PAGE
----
Alex Baldwin, 55, is undeniably a talented actor, and the paparazzi know we all want to see what he’s up to — especially after his second child was born this week, the first child for his wife Hilaria, 29. Now carrying a reputation as a “hot head,” Baldwin forcefully pushed a photographer up against a vehicle near a Greenwich Village cafe on Tuesday. But when it comes to physical violence against the paparazzi, the actor is on thin ice because this isn’t his first strike.
This is Baldwin’s third attack against a photographer in the past two years. The first included merely verbal assault, and the second caught Baldwin actually punching a photographer just outside the marriage-license bureau. The incident led to a criminal investigation.
The photographer, Paul Adao, aged 60, was taking photos of Baldwin and his wife when Baldwin came towards him.
“Alec didn’t want them taking any more pictures, so he went over and confronted him,” explained Erick Nguyen, 46, manager of a nearby market. “They were jawing. Baldwin grabbed him and threw him against the car.”
Aside from being emotionally rattled, Adao was not physically injured by the scuffle. “I was just attacked by Alec Baldwin,” the photographer was overheard saying while on the phone to 911. “I’m in the store. I need the police.” No file was reported, and Baldwin was not arrested. Hilaria stood by appearing very upset. Apparently, Baldwin also made a call to 911, but for whose benefit, it’s unknown.
However this incident raises more concern over a rather old issue: Are the paparazzi stepping over the line of merely doing their job and actually crossing into activity that qualifies as harassment? While Baldwin has been pinned with a label of being some kind of ego-maniac, can he really be blamed for getting upset when he is constantly inundated by photographers? Certainly, they’re even more desperate at this time for a photo because of his wife’s recent birth, but does this not also add to his tension and desire for privacy? Or would you argue that a man who wants privacy shouldn’t be walking along the streets of New York in the middle of the day when he’s making millions of dollars based on his fame?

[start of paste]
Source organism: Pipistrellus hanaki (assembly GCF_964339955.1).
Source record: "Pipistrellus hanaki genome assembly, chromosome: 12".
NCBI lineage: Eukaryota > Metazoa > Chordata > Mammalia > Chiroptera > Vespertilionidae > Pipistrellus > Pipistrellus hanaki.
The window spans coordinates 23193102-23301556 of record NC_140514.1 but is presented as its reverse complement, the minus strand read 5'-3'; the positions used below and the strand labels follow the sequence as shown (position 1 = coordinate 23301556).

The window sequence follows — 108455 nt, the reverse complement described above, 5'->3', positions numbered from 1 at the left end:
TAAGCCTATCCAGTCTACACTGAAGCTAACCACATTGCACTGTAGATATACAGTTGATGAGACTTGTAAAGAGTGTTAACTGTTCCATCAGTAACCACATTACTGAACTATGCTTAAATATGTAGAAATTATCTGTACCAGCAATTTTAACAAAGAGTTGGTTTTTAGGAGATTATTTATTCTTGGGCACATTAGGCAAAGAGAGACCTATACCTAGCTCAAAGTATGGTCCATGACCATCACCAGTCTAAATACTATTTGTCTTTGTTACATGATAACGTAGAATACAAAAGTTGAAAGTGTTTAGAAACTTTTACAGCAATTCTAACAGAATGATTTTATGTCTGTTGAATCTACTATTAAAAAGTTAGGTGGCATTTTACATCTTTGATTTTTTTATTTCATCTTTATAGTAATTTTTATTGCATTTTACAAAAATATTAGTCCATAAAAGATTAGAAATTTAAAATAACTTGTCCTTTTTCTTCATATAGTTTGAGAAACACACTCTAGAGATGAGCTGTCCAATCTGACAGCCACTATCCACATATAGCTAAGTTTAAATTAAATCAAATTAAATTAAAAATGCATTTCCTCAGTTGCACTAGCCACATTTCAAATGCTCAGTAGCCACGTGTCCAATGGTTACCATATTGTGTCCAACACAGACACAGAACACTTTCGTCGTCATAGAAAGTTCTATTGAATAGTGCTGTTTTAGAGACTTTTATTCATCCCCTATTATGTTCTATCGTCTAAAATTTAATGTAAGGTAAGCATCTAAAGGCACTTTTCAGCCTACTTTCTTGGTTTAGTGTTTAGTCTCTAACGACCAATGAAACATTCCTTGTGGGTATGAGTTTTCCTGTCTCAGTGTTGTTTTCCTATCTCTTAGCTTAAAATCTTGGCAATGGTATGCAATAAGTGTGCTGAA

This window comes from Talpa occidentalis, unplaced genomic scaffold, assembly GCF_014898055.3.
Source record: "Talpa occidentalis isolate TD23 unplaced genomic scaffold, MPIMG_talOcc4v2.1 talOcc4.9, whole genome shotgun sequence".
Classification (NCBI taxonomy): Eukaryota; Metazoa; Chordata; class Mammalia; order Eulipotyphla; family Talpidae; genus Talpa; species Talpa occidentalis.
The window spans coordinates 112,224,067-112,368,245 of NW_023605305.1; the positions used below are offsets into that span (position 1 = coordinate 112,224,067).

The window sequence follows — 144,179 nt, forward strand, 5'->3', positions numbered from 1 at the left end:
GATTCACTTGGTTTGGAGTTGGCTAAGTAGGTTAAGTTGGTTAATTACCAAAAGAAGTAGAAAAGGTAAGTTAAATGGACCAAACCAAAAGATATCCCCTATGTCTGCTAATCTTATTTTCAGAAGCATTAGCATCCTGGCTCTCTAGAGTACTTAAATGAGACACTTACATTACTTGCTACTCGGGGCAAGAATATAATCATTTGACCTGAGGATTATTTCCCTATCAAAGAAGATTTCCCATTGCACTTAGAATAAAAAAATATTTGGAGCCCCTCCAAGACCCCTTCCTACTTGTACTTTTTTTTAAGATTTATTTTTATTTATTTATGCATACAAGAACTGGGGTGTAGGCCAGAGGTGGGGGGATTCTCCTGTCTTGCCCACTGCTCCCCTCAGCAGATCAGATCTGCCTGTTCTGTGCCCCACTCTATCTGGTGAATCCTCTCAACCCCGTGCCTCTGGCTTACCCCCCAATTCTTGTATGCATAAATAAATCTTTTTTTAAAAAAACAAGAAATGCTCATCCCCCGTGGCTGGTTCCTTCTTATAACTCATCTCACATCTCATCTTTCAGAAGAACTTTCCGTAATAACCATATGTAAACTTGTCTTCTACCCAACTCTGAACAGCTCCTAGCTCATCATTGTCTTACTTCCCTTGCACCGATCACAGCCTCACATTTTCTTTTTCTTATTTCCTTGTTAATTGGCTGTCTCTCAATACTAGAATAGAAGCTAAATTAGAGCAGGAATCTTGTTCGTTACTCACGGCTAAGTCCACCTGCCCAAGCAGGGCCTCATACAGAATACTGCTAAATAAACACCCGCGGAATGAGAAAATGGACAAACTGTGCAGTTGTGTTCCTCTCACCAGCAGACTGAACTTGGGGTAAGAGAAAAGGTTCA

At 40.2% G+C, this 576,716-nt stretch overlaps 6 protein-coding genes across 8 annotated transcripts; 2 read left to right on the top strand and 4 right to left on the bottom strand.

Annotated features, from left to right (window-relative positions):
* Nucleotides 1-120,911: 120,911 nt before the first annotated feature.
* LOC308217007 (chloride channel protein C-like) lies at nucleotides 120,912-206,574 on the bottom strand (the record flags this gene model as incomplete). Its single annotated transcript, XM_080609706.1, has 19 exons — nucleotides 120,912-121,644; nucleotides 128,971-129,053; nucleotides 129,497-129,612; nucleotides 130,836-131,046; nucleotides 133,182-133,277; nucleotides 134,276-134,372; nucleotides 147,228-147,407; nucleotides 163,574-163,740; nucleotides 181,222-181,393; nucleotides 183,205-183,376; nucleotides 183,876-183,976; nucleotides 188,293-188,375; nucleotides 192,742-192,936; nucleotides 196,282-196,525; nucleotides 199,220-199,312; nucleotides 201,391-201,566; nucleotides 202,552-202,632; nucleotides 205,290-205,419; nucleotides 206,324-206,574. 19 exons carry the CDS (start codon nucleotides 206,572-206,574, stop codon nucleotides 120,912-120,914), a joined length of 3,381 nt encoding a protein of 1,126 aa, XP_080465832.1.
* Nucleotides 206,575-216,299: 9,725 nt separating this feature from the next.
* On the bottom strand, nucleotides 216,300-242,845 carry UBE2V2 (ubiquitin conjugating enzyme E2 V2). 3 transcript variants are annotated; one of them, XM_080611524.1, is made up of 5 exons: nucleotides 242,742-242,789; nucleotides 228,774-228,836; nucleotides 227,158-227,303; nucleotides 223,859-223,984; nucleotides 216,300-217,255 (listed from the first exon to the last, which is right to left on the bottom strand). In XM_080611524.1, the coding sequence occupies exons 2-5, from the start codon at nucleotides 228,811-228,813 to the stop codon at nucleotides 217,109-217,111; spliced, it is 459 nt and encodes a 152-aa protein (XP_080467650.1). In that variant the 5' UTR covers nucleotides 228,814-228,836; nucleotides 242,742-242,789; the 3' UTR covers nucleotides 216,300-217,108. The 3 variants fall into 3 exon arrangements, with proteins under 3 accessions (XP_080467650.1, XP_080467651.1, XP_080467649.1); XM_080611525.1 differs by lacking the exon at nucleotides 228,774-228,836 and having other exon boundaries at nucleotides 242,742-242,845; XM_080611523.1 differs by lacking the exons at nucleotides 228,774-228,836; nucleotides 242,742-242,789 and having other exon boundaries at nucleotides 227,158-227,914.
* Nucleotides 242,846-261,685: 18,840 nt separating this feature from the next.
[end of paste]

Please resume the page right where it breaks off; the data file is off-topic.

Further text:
If an insurance salesman or average lawyer chased after people in the street and stalked them in order to make their living, wouldn’t society consider that to be poor form?
Baldwin’s aggression and impatience for the even more aggressive paparazzi is not unique. Justin Bieber once found himself in a physical scuffle with photographers while on an outing with his then-girlfriend, Selena Gomez. Adam Lambert had been grabbed a photographer in 2010 after being followed during a quiet day at the beach. After shaving her head, Britney Spears will never live down the moment she responded to the parade of photographers chasing after her by spearing an umbrella into the window of an SUV. One photographer attempted (and apparently succeeded) to take a photo up-the-skirt of Amy Winehouse.
There are more examples of celebrities fighting back. Jude Law once slugged a photographer on the street in front of a restaurant in London but claimed he was merely attempting to cover his face with his hand, not strike someone. After being rear-ended in her car by two photographers incessantly stalking her, even sitting outside her home, Nicole Richie had a restraining order against the paparazzi. And Kanye West, known for all kinds of amusingly interruptive behavior, once smashed a photographer’s camera while in an American Airlines terminal. The incident was taken to court and West was required to perform community service as punishment.
The list goes on and on.
But something in this story isn’t quite right. Yes, we want photos of celebrities and we love to watch even the most mundane aspects of their lives take place, but establishing a set of guidelines to prevent those in the limelight from feeling truly harassed and stalked seems like an obvious necessity, for everyone’s safety.
Written by: Ginger Vieira